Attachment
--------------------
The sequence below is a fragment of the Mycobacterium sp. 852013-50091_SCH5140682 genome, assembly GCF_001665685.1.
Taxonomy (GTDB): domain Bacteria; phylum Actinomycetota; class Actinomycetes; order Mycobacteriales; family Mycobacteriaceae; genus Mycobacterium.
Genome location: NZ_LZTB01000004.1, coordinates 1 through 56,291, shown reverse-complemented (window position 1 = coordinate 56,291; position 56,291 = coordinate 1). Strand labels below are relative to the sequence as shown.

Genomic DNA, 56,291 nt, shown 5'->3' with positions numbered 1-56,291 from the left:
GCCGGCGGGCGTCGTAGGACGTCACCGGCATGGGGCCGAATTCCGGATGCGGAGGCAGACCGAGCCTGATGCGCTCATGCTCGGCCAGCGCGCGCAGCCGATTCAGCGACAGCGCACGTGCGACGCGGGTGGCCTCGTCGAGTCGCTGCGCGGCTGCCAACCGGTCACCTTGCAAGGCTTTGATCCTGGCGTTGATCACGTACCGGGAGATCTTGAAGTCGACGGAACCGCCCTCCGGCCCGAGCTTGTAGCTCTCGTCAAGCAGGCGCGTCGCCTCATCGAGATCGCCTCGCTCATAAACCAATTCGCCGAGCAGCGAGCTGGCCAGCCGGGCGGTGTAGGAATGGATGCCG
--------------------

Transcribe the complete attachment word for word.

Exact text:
The sequence below is a fragment of the Mycobacterium sp. 852013-50091_SCH5140682 genome, assembly GCF_001665685.1.
Taxonomy (GTDB): domain Bacteria; phylum Actinomycetota; class Actinomycetes; order Mycobacteriales; family Mycobacteriaceae; genus Mycobacterium.
Genome location: NZ_LZTB01000004.1, coordinates 1 through 56,291, shown reverse-complemented (window position 1 = coordinate 56,291; position 56,291 = coordinate 1). Strand labels below are relative to the sequence as shown.

Genomic DNA, 56,291 nt, shown 5'->3' with positions numbered 1-56,291 from the left:
GCCGGCGGGCGTCGTAGGACGTCACCGGCATGGGGCCGAATTCCGGATGCGGAGGCAGACCGAGCCTGATGCGCTCATGCTCGGCCAGCGCGCGCAGCCGATTCAGCGACAGCGCACGTGCGACGCGGGTGGCCTCGTCGAGTCGCTGCGCGGCTGCCAACCGGTCACCTTGCAAGGCTTTGATCCTGGCGTTGATCACGTACCGGGAGATCTTGAAGTCGACGGAACCGCCCTCCGGCCCGAGCTTGTAGCTCTCGTCAAGCAGGCGCGTCGCCTCATCGAGATCGCCTCGCTCATAAACCAATTCGCCGAGCAGCGAGCTGGCCAGCCGGGCGGTGTAGGAATGGATGCCG